Stopped cold: Bulls lose 13-7 at West Virginia
MORGANTOWN, W.Va. -- The snow and freezing temperatures weren't a factor. West Virginia quarterback Pat White, playing in his final home game, wasn't really the deciding factor.
In the end, it was another self-inflicted loss for USF, which took a frustrating 13-7 defeat on Saturday night, coming up empty on three different trips inside the West Virginia 20.
"We shot ourselves in the foot all night," quarterback Matt Grothe said. "I thought we played well for the environment we had. We drove the ball all night long, but we couldn't finish drives, and when you can't do that, it's hard to win games."
USF's defense, which had keyed wins against West Virginia in the past two seasons, stepped up again, holding West Virginia to two field goals after a touchdown on the opening drive. Grothe's last shot at a winning touchdown ended at the 16-yard line, when his fourth-down pass to receiver Taurus Johnson fell incomplete with 24.4 seconds left.
"I thought we played well enough to win," coach Jim Leavitt said. "We were in position to win the football game at the end, which is what we wanted. ... We had our chances, but we just didn't get it done at the end."
USF's next game, if nothing else, will be warmer. After the loss, the Bulls accepted an invitation to play in the inaugural St. Petersburg Bowl, close to home at Tropicana Field on Dec. 20.
The Bulls offense piled up 356 yards and converted 11 third downs, but didn't score in the second half. The Bulls have scored just 70 points in their last five games -- including four losses -- for the lowest-scoring stretch in the program's 12-year history.
Before falling short on the final drive, the Bulls (7-5, 2-5 in Big East) had turned the ball over twice inside the 20 -- running back Mike Ford fumbled at the 6-yard line on USF's first drive, and Grothe threw an interception in the end zone at the end of the first half.
"We did a lot of really good things," offensive coordinator Greg Gregory said. "We've had some really bad mistakes at inopportune times."
The Mountaineers (8-4, 5-2) got a strong turnout of 48,019 fans despite the harsh weather, sending off 19 seniors in their final home game.
USF missed opportunities on special teams, too. Twice, Bulls players were in position to block punts but instead missed and roughed the punter -- once in the end zone -- to give the Mountaineers a first down.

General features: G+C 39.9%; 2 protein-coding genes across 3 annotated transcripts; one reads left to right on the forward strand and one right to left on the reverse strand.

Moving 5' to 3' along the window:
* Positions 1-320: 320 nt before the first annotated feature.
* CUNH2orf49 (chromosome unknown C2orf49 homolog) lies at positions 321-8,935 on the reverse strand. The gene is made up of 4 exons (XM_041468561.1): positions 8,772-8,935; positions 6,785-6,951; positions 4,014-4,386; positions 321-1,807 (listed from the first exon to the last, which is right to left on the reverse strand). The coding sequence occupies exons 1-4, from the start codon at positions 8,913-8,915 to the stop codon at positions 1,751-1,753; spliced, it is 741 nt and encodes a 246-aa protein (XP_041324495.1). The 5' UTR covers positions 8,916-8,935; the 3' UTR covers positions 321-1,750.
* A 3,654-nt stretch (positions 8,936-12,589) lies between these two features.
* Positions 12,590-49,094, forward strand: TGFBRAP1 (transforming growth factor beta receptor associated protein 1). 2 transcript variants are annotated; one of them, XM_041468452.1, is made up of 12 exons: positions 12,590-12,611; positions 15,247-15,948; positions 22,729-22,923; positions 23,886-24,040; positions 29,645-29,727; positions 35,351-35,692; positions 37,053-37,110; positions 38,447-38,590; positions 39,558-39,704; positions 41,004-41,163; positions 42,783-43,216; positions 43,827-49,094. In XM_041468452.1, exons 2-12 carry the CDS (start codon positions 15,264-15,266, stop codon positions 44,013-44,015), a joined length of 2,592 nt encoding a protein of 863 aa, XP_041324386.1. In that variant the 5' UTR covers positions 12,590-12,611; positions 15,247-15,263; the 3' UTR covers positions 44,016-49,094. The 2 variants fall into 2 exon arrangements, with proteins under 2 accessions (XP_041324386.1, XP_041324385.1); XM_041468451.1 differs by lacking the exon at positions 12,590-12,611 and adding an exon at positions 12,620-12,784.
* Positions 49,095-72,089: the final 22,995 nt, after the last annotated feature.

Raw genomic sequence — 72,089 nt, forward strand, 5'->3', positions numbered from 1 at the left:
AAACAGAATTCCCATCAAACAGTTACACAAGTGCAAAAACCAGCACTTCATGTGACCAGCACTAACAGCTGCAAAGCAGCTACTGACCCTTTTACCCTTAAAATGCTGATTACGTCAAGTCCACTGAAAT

With a 7-7 tie late in the half, Grothe led the Bulls to the Mountaineer 15, but threw an interception in the end zone. Given 33 seconds, West Virginia hurried down the field and got a 45-yard field goal for a 10-7 halftime lead.
"If we don't give up a field goal there, then that last play, we might be kicking a field goal to tie it and put it in overtime," defensive coordinator Wally Burnham. "Overall, they probably played well enough to win. That's what you want to try to do is play well, give yourself a chance to win at the end. I think our kids, defensively, did that."
The Bulls got a break in the fourth quarter, as West Virginia had made it to the USF 22 when a bad snap got past White, and defensive end George Selvie recovered for the Bulls. The offense couldn't convert anything, as Grothe had receiver A.J. Love deep on third down but overthrew him, forcing a punt.
With a proven scheme and solid tackling, USF kept the Mountaineers' running game in check -- they came in averaging 224 yards per game, but had just 139 yards on 40 carries. The Bulls also took away the Mountaineers' big-play threats, giving up no play longer than 26 yards.
The temperature at kickoff was 28 degrees, five colder than the previous low, set at Connecticut in a 2005 loss. A light snow persisted throughout the game, also a first for the Bulls.
With just two weeks to prepare, it will be USF's fourth consecutive bowl, something only two other Big East schools -- Rutgers and West Virginia -- can boast.
"It's kind of bittersweet, because you want to win a game," Leavitt said. "For me, it's real special to be able to go to the magicJack St. Petersburg Bowl. I grew up in St. Petersburg, probably 10 minutes from where this bowl game's going to be. The people in the Tampa Bay area are an incredible group. We've been to the Meineke, been to the Sun, Papa John's. All those three places are not going to be as warm as St. Petersburg, I can assure you. That's one thing that will be kind of nice."